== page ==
—Patti, RN, Same Day Surgery
What would your life-long achievement goal as a nurse be?
“As a nurse, my primary focus is providing my patients exceptional, compassionate, safe, and personalized care. I aspire to receive a Master’s Degree in Nursing Education and then to use my experience and education to help others reach their true potential—to leave a lasting impact on the profession and those they care for.”
—Amylyn, RN, Labor and Delivery
Who has been a mentor to you? Why?
“David H. has been a great mentor from my third semester clinical to the present day. In fact, he answered some questions for me regarding MSN vs MBA. He was the first to encourage me to obtain my BSN and later encouraged me to teach for Ameritech, once I had it.”
—Keith, RN, Cath Lab
Do you remember a particular nursing experience that changed your life? What was the event?
“Experience as a nurse that changed my life is ‘how fragile life is.’ You’re always told, ‘Enjoy life, it’s short.’ But never did I really understand it until I was trying to save someone’s life that wasn’t ready to go yet. It’s something that I won’t ever take for granted.”
—Tyson, RN, Cath Lab
What is your favorite aspect of nursing care?
“My favorite aspect of nursing care is trying to make a difficult or stressful situation as good as can be for someone. If it is a patient that is coming in for a surgery, they can be very stressed out. I feel like it is my responsibility to put them at ease through good communication. I also try my very best to start the IV in one poke (sometimes not possible, but I try) and to use good clinical skills. Getting to know them on a personal level also makes a huge difference and helps them to relax and trust you. If I can get an otherwise fearful and anxious patient to smile and relax I feel like I have made a difference and it is my reward. That is my favorite aspect of nursing.”
—Jill, RN, Same Day Surgery
As a nurse, what do you think is the most important thing you do when providing patient care?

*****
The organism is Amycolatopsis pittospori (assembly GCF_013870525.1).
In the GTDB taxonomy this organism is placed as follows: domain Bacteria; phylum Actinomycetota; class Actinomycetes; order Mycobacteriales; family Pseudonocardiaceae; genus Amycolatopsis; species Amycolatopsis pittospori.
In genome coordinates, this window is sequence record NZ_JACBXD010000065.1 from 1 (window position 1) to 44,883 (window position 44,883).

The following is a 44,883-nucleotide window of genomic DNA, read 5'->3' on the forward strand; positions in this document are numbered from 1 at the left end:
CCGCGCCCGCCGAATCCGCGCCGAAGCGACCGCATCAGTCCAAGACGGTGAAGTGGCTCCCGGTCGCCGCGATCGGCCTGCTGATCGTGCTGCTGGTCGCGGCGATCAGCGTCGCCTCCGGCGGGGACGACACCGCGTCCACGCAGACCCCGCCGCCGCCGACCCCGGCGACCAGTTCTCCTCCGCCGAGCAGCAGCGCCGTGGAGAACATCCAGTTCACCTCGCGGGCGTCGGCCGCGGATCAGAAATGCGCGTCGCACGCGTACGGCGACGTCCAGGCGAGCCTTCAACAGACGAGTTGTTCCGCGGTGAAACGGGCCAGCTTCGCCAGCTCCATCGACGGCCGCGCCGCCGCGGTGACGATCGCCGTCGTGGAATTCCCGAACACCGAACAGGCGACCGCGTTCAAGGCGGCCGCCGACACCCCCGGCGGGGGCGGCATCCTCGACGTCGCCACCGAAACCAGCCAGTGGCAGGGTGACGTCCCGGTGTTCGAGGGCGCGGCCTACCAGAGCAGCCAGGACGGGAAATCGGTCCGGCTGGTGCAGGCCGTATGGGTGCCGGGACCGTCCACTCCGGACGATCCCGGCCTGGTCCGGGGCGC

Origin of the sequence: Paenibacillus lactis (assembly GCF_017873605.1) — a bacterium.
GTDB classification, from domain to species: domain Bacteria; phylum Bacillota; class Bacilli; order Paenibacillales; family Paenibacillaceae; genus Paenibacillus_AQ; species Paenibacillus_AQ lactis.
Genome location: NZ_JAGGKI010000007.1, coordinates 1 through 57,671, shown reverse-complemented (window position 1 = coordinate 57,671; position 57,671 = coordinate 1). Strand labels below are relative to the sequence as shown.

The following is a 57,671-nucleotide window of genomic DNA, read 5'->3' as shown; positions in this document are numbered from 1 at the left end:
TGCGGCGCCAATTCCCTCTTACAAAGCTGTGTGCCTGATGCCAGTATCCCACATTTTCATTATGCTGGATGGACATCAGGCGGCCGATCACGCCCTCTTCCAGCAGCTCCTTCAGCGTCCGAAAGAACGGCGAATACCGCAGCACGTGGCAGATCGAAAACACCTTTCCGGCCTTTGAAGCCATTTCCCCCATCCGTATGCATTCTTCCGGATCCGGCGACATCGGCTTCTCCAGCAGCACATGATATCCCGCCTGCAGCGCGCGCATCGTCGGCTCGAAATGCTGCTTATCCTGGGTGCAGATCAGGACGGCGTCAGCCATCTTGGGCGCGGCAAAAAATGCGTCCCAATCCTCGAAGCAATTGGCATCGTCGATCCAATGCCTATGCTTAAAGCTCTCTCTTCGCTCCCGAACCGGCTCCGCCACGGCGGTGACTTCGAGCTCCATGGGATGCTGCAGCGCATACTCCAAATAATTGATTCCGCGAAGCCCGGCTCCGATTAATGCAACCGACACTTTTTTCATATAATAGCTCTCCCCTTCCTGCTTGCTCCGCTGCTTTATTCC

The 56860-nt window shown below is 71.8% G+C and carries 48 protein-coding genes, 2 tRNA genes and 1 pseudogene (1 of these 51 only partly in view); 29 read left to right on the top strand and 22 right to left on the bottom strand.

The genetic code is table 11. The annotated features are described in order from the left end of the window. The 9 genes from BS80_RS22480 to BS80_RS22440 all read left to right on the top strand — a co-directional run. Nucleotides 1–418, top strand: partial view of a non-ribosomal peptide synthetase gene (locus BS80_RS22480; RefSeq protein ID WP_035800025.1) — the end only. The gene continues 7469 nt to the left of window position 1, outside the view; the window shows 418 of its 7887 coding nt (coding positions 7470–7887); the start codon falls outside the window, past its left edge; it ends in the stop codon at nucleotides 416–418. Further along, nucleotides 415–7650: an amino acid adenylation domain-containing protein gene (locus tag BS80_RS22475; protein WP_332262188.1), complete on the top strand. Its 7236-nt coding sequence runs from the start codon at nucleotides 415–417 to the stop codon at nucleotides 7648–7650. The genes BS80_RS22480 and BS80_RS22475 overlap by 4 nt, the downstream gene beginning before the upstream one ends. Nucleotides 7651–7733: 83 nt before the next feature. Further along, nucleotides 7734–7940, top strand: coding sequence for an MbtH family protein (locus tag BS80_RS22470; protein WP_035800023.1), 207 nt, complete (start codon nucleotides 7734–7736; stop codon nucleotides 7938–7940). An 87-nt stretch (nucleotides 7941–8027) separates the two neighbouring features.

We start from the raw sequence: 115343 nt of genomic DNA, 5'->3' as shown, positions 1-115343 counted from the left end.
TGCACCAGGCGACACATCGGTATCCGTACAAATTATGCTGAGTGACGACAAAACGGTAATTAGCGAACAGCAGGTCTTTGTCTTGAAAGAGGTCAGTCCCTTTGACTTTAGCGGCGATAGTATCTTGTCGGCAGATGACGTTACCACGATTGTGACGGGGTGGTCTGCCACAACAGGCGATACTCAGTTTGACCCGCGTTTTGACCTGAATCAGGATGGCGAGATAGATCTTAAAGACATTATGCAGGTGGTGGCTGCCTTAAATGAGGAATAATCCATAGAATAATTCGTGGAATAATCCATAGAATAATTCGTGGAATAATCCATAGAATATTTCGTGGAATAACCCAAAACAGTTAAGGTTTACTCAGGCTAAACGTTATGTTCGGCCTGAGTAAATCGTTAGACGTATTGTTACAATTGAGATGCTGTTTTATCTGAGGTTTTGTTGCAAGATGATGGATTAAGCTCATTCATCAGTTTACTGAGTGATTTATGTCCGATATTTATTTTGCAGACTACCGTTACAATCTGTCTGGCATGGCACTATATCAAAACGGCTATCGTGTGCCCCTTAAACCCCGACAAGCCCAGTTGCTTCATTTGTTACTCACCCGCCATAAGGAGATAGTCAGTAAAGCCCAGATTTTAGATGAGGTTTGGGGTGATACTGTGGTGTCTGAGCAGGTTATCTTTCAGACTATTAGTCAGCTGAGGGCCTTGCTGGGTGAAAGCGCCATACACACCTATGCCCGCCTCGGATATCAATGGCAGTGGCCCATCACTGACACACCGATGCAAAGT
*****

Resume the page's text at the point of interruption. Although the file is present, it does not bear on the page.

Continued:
“I work in Same Day Surgery. We meet and assist and say goodbye to patients in less than two hours usually. The most important thing I can do is make a personal connection with each patient and their family member. A smile, a shared experience, empathy, listening, a shared laugh…different things help each patient to be at ease. Stress levels decrease, smiles come out, and they are mentally ready for surgery.”
—Lisa L., RN, Same Day Surgery
If you could choose a career path over again, would you still be a nurse? Why or why not?
“If I could choose a career path over again, I would definitely be a nurse. I really enjoy being a nurse and the diversity that the job offers. I like to get to know my patients and help them with the challenges they face. I’ve been a patient several times and I have had good nurses and bad nurses. Good nurses can make all the difference and can help make bad/or difficult situations seem bearable. I also enjoy the nurses and coworkers that I work with. They are always willing to help each other out even if they are busy themselves. We put our patients first and that is why we work so well together. We have the same goal in mind, which is to help our patients and their family members have the best experience possible.”
—Heather, RN Clinical Supervisor, SDS